Maybe I should become a bike mechanic?

2 01 2008

 The alarm rang again at 6am, which is frankly getting a bit frustrating. Aren’t we on a vacation after all? But at the end, we know that we need to leave as early as we can before the sun starts to tire us out.

So far we developed a routine. I get up first, go to the bathroom, do some miscellaneous things and then wake up Anya – who usually grumbles about having a bad night of sleep because of my snoring. Its strange – my snoring doesn’t bother me. Then we make breakfast (please no more kasha!), pack up our equipment, put on a ton of sunscreen (its amazing how much of it we are using and how well it actually works), get the bikes ready and usually leave the campsite within 2 hours of waking up.

Our first stop today was a little town called Murchison – around 35km away from our campsite. The road was relatively easy, so we got there within just 2 hours.

This town was a little bigger than the most – around 600 people. Then again, the largest one on the South Island only has about 10,000.

Near a supermarket, where I stocked up on powerbars, we saw another 2 cyclists. Strange how it makes me feel better when I see other people going through the same difficult experience. I guess misery really does love company 🙂

After finally accessing the internet for the first time in almost a week and having some lunch of cheese, sausage and peanut butter – our daily staple – we continued to head to the West Coast.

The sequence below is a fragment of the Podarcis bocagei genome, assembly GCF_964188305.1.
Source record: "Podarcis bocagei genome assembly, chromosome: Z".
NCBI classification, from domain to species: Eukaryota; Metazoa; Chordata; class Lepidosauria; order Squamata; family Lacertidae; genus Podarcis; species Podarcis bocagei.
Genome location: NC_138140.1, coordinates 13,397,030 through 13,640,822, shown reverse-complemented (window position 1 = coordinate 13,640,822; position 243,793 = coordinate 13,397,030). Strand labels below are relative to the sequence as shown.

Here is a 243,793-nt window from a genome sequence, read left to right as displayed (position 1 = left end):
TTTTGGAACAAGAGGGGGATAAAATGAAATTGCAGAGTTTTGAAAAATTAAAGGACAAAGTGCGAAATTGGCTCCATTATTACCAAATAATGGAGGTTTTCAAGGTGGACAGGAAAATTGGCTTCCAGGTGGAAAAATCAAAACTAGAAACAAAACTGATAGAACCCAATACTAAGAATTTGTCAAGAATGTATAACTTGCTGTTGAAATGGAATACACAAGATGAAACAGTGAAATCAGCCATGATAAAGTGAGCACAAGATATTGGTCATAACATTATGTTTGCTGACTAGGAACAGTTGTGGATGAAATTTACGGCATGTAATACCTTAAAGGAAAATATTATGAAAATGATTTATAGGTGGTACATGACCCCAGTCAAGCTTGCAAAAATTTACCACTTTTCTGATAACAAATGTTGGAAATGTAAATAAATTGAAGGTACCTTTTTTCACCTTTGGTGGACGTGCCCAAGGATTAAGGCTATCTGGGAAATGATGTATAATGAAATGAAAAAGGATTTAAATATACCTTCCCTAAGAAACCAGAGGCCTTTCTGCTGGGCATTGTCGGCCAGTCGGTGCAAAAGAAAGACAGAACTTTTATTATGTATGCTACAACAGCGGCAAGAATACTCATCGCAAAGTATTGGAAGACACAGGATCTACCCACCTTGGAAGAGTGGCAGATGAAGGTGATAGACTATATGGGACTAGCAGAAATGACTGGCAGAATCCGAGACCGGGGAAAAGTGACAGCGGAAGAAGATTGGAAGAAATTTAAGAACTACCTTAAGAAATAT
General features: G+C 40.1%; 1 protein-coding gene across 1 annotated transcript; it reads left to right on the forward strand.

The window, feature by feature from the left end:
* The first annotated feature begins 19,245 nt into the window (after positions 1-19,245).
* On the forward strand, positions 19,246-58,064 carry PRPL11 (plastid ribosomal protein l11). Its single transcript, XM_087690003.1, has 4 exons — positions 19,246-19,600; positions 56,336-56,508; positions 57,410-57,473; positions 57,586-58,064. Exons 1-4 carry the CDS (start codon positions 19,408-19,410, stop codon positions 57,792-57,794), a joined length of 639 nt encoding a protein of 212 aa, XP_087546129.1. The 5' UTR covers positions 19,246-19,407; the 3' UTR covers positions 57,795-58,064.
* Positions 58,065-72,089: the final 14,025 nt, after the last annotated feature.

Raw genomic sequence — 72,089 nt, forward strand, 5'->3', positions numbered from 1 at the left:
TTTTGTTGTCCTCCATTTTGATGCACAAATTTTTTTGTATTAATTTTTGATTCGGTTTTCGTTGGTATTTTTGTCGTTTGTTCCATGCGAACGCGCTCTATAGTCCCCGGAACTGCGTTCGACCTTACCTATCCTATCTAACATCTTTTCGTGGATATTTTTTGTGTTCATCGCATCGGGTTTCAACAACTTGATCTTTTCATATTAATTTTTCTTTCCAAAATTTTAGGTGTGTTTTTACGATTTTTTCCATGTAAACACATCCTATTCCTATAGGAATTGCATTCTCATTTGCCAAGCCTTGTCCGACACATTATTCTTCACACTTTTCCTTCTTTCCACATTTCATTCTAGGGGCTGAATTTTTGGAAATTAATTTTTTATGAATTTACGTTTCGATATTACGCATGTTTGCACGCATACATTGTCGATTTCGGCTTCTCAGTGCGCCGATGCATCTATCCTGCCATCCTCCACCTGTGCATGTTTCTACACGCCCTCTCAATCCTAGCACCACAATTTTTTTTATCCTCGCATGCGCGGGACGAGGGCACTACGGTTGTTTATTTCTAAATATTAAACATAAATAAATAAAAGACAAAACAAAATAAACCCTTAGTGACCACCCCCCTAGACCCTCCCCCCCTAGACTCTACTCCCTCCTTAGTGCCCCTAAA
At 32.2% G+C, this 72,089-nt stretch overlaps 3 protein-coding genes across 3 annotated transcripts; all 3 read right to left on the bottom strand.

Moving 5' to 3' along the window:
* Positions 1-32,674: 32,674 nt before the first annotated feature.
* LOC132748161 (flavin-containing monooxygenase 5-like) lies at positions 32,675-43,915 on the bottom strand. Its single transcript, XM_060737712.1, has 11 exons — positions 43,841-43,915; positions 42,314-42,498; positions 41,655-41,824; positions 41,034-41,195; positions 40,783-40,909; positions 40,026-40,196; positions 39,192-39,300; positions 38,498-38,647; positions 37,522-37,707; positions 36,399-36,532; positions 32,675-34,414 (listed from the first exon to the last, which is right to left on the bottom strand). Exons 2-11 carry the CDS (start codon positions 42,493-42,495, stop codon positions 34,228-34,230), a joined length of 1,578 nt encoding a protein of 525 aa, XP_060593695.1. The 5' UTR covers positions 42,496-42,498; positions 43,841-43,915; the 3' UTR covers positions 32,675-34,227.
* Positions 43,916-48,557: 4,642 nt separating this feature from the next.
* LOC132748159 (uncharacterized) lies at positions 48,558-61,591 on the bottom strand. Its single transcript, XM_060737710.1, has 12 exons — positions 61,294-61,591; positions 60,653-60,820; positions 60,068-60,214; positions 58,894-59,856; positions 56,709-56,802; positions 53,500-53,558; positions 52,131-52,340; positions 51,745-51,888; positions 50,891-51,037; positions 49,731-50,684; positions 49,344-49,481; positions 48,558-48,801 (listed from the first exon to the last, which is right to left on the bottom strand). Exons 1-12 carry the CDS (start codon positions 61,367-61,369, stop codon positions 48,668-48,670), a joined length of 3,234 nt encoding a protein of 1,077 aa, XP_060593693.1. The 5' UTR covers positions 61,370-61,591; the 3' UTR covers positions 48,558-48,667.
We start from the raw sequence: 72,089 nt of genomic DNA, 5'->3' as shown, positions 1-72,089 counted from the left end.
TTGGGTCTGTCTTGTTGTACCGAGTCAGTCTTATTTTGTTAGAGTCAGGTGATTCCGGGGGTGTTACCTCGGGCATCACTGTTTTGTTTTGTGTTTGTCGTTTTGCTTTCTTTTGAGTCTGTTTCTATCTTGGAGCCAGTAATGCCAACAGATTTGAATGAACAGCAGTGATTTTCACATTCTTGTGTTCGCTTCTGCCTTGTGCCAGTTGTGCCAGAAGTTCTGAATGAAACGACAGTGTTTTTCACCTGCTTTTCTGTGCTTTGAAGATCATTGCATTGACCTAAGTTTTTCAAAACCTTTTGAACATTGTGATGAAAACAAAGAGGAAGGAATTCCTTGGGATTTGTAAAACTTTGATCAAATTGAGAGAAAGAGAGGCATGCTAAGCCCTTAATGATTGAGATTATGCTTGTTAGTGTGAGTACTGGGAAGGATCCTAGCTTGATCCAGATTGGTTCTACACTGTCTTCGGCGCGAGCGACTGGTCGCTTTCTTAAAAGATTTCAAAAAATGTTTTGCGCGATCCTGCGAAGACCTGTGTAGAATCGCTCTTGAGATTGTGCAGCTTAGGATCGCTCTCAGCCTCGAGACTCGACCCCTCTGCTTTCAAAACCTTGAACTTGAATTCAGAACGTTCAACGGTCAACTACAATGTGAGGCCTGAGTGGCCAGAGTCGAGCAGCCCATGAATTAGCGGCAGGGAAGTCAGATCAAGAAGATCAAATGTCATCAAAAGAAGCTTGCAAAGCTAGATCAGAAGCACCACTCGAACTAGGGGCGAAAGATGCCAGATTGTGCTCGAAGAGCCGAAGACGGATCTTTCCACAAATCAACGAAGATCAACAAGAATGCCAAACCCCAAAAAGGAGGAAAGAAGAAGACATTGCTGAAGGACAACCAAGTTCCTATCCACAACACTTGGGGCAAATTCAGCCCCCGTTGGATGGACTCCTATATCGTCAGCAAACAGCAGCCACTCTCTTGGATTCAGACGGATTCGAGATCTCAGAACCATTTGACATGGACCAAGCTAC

The road was bearable but the sun was draining a lot of our energy. We got to a small junction about 50km laters and then debated on the next road to take. One of them was a more scenic one, but the other was a bit less hilly. When it comes down on whether you want to go uphill at a rate of 5km per or move on a flat rode, the choice was clear.

We decided to keep going for another hour or two and then just find a place to camp on the side of the road. By this time, we were already dreaming about the shower that would be awaiting us in a few days once we were to reach the city of Greymouth.

As I was daydreaming about that… I caught a flat. Man, with barely any trees around to find shade under, no dinner yet and it being almost 7 (by which time we usually settle down for camping), this was definitely not good news.

The morale was low, but at least we knew exactly what to do from the experience we had a few days ago. This time around, it only took us another instead of two.

Ironically, while we were working, almost a dozen cars passed by and not one of them stopped. For some reason, I thought that people would be likely to stop to help, but I guess you really need to rely on yourself.

Once we got down at 8pm, we continued to move further. At that point, both of us were really tired and were moving practically on autopilot.

The land on both sides of the road was private and fenced out, so that limited our camping options. And then, out of nowhere, I saw a sign up for a small backpackers lodge on a side of the road.

I radioed Anya who was behind me with the happy news and once she caught up, we went in.

It turned out to be a couple of small cabins run by a toothless old man. This was perfect. Finally, a bed and the first shower in 4 days. What else does a man need to be happy? 🙂




2 responses

2 01 2008

Do I hear the sound of guitars picking out the theme to “Deliverance”? Toothless old man and two cabins? Way scary.

10 11 2008

Well written article.

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